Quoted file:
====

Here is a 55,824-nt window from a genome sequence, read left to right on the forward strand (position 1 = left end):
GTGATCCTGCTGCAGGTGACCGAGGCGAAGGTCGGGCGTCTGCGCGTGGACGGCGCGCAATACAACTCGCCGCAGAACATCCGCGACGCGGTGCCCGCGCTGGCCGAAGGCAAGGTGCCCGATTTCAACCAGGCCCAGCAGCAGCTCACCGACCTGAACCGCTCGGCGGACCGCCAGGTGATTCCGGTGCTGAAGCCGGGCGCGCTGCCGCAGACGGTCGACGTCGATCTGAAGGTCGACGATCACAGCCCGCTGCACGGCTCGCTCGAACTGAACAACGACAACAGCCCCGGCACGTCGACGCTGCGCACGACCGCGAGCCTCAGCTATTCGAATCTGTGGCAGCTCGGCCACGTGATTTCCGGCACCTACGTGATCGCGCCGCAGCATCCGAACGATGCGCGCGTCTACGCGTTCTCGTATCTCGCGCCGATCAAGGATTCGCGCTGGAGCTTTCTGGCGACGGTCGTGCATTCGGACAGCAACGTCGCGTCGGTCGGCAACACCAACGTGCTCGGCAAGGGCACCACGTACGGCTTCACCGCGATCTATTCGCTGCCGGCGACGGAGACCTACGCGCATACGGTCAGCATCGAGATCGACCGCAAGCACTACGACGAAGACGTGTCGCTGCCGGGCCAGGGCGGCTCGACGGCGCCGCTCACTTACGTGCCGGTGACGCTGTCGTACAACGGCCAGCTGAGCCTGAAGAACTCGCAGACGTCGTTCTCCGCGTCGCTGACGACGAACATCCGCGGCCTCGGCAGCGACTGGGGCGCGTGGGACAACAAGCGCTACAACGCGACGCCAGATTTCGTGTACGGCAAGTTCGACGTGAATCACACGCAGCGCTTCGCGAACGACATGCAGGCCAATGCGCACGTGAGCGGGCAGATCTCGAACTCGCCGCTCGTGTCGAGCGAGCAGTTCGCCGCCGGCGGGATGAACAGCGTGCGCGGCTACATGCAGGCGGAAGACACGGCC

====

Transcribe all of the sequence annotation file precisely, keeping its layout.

Here is a 55,824-nt window from a genome sequence, read left to right on the forward strand (position 1 = left end):
GTGATCCTGCTGCAGGTGACCGAGGCGAAGGTCGGGCGTCTGCGCGTGGACGGCGCGCAATACAACTCGCCGCAGAACATCCGCGACGCGGTGCCCGCGCTGGCCGAAGGCAAGGTGCCCGATTTCAACCAGGCCCAGCAGCAGCTCACCGACCTGAACCGCTCGGCGGACCGCCAGGTGATTCCGGTGCTGAAGCCGGGCGCGCTGCCGCAGACGGTCGACGTCGATCTGAAGGTCGACGATCACAGCCCGCTGCACGGCTCGCTCGAACTGAACAACGACAACAGCCCCGGCACGTCGACGCTGCGCACGACCGCGAGCCTCAGCTATTCGAATCTGTGGCAGCTCGGCCACGTGATTTCCGGCACCTACGTGATCGCGCCGCAGCATCCGAACGATGCGCGCGTCTACGCGTTCTCGTATCTCGCGCCGATCAAGGATTCGCGCTGGAGCTTTCTGGCGACGGTCGTGCATTCGGACAGCAACGTCGCGTCGGTCGGCAACACCAACGTGCTCGGCAAGGGCACCACGTACGGCTTCACCGCGATCTATTCGCTGCCGGCGACGGAGACCTACGCGCATACGGTCAGCATCGAGATCGACCGCAAGCACTACGACGAAGACGTGTCGCTGCCGGGCCAGGGCGGCTCGACGGCGCCGCTCACTTACGTGCCGGTGACGCTGTCGTACAACGGCCAGCTGAGCCTGAAGAACTCGCAGACGTCGTTCTCCGCGTCGCTGACGACGAACATCCGCGGCCTCGGCAGCGACTGGGGCGCGTGGGACAACAAGCGCTACAACGCGACGCCAGATTTCGTGTACGGCAAGTTCGACGTGAATCACACGCAGCGCTTCGCGAACGACATGCAGGCCAATGCGCACGTGAGCGGGCAGATCTCGAACTCGCCGCTCGTGTCGAGCGAGCAGTTCGCCGCCGGCGGGATGAACAGCGTGCGCGGCTACATGCAGGCGGAAGACACGGCC